Thousands of Romanians took to the streets on Sunday evening to protest the new government’s planned changes to criminal legislation that judiciary officials in the eastern European nation have warned could weaken the rule of law and disrupt efforts to fight graft.
Some 30,000 people demonstrated in Bucharest in front of the government headquarters, shouting in support of Romanian anti-corruption prosecutors and chanting “No amnesty, we want you in jail!” according to estimates by riot police and reports by local media including Digi24 television. Over 6,000 people also gathered in Cluj-Napoca in Transylvania and thousands more marched in cities across the country.
Romania’s newly-appointed government, backed by a coalition led by the Social Democrats, plans to grant pardons to prisoners with jail sentences under five years and to decriminalize other offenses, including corruption-related ones like abuse of office. While it’s cited overcrowded prisons as grounds for its proposal, chief prosecutors and judiciary associations said the planned changes — made by way of emergency decrees — are “unacceptable” and target specific people, such as high-ranking politicians probed for corruption.
President Klaus Iohannis on Friday urged Premier Sorin Grindeanu’s cabinet to withdraw the proposals. Opposition parties Save Romania Union and the Liberals are considering initiating a no-confidence motion against the government, although they lack a parliamentary majority.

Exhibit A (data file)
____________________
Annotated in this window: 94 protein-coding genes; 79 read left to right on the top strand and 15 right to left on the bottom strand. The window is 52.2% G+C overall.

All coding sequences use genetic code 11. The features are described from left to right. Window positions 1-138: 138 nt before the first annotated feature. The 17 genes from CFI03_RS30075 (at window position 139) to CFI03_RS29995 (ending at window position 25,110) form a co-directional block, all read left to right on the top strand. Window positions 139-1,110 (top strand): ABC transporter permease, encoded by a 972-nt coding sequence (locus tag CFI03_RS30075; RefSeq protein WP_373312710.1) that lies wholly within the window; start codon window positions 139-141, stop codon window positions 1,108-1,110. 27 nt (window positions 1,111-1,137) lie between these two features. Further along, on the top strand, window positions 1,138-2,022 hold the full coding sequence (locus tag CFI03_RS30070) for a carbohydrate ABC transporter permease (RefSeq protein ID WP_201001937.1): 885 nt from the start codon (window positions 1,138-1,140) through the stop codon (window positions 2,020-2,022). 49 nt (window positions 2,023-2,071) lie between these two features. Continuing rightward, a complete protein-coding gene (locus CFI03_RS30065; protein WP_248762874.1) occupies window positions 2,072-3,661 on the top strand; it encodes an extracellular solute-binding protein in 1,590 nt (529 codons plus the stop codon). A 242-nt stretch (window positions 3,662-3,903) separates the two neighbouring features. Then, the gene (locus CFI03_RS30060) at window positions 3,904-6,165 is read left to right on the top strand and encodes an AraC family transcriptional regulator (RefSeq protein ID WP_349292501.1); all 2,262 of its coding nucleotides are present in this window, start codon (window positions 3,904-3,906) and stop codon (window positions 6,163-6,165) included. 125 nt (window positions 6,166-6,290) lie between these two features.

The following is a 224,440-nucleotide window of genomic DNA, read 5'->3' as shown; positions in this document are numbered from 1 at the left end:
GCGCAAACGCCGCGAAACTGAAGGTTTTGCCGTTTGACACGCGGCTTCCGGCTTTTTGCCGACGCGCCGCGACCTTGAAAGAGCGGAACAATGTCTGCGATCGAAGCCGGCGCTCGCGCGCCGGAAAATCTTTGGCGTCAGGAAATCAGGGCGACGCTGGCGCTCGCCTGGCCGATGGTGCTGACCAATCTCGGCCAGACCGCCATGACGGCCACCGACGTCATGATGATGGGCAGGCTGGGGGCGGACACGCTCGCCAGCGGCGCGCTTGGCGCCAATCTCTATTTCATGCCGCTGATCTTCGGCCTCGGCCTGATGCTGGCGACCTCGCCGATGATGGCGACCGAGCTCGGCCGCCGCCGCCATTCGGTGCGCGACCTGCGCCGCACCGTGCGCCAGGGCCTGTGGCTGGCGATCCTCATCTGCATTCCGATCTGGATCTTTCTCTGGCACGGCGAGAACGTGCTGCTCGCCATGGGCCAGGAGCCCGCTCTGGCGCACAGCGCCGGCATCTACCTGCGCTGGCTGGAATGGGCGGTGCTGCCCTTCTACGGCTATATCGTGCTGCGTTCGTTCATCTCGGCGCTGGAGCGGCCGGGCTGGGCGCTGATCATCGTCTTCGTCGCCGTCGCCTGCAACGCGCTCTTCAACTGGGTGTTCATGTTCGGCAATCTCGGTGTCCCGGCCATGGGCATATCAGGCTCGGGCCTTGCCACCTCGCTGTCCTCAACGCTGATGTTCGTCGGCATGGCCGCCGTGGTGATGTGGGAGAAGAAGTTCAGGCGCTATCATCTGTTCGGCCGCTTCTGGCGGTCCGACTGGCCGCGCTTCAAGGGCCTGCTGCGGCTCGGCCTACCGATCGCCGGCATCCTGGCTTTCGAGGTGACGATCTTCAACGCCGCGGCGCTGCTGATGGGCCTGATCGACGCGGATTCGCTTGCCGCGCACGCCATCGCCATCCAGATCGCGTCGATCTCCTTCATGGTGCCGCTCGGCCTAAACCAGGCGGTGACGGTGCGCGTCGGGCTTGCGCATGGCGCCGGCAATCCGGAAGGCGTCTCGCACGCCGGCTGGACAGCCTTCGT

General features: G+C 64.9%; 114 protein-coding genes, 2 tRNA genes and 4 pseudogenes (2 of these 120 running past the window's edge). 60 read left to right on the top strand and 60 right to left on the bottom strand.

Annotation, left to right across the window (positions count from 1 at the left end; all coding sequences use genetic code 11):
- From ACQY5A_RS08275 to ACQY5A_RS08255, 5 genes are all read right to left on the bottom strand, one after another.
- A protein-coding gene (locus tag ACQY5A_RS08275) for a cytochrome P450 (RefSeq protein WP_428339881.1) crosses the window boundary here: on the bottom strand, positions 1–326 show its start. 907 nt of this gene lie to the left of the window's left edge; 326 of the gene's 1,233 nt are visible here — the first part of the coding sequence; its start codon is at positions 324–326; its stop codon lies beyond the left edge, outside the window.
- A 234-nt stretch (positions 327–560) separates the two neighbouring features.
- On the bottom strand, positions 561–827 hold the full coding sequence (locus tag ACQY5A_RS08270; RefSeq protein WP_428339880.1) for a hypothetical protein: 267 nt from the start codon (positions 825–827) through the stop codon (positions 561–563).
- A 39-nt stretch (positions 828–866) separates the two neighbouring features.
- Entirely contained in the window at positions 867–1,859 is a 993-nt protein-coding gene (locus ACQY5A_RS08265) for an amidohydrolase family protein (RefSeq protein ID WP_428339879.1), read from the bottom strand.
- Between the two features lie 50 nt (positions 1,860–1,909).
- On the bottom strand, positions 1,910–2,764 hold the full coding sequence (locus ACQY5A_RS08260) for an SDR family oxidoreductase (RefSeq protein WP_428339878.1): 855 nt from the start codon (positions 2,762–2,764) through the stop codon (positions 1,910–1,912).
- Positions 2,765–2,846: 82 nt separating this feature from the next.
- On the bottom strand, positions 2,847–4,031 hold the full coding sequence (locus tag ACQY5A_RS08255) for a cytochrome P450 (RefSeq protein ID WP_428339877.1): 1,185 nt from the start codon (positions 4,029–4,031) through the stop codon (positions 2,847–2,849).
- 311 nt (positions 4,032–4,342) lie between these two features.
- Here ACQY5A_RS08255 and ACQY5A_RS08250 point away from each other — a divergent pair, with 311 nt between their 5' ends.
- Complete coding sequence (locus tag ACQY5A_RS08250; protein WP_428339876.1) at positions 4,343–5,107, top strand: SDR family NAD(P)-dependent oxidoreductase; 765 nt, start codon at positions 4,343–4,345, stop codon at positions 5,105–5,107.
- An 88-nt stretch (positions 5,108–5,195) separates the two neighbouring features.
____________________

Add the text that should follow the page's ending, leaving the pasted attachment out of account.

“People have a right to be outraged as a gang of politicians who face criminal problems want to change the legislation and weaken the rule of law,” Iohannis said while attending the protests in Bucharest. “It’s unacceptable to change legislation just to clean up the files of tens and hundreds of politicians in trouble with the law so they are able to go ahead with their wrongdoings.”
Social Democratic leader Liviu Dragnea, who was blocked from becoming prime minister late last year because of a criminal conviction for trying to rig a referendum, responded by accusing the president of attempting to start a “coup d’etat.”
“Iohannis wants to shackle the power that has legitimacy granted by the popular vote,” Dragnea, who’s also parliament speaker, said on Facebook. “The president acted outside the law by seeking personal political gains and asking for constitutional nonsense: the withdrawal of some decrees, especially decrees that haven’t been passed.”